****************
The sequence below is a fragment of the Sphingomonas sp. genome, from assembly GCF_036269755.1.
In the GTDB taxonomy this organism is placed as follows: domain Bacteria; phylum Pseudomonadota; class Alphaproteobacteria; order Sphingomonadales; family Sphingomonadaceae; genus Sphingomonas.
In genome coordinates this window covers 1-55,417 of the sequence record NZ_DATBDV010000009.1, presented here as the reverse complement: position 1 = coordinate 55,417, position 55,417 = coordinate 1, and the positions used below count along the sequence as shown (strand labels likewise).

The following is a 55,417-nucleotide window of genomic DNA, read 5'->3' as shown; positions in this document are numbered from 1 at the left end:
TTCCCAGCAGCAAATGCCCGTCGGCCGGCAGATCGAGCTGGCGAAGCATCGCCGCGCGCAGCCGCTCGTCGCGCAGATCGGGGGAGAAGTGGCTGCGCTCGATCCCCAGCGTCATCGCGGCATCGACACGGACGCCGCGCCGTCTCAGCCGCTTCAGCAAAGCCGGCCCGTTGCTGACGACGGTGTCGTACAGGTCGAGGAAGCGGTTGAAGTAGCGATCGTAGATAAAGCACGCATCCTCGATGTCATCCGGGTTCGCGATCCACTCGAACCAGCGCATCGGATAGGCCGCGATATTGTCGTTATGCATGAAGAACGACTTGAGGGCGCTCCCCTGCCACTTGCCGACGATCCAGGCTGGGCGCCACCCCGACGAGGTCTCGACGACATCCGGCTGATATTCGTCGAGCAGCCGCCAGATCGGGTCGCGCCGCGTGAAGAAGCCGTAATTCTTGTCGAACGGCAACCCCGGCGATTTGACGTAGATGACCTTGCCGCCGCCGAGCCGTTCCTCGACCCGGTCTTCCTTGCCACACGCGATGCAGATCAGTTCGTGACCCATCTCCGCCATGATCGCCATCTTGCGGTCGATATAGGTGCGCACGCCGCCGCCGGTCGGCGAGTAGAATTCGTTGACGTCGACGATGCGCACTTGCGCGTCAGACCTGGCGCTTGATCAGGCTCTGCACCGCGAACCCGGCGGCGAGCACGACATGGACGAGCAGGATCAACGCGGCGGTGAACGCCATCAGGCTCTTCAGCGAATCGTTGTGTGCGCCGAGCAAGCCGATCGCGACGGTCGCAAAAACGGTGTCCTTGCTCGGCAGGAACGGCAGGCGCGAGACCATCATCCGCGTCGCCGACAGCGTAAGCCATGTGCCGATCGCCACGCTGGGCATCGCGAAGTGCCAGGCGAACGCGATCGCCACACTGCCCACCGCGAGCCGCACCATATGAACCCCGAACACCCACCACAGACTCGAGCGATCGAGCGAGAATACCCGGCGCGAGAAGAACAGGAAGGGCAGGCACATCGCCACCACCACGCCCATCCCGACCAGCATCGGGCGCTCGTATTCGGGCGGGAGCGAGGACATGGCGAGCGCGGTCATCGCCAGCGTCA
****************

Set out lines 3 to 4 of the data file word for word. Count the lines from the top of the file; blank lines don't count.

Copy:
In genome coordinates this window covers 1-55,417 of the sequence record NZ_DATBDV010000009.1, presented here as the reverse complement: position 1 = coordinate 55,417, position 55,417 = coordinate 1, and the positions used below count along the sequence as shown (strand labels likewise).

The following is a 55,417-nucleotide window of genomic DNA, read 5'->3' as shown; positions in this document are numbered from 1 at the left end: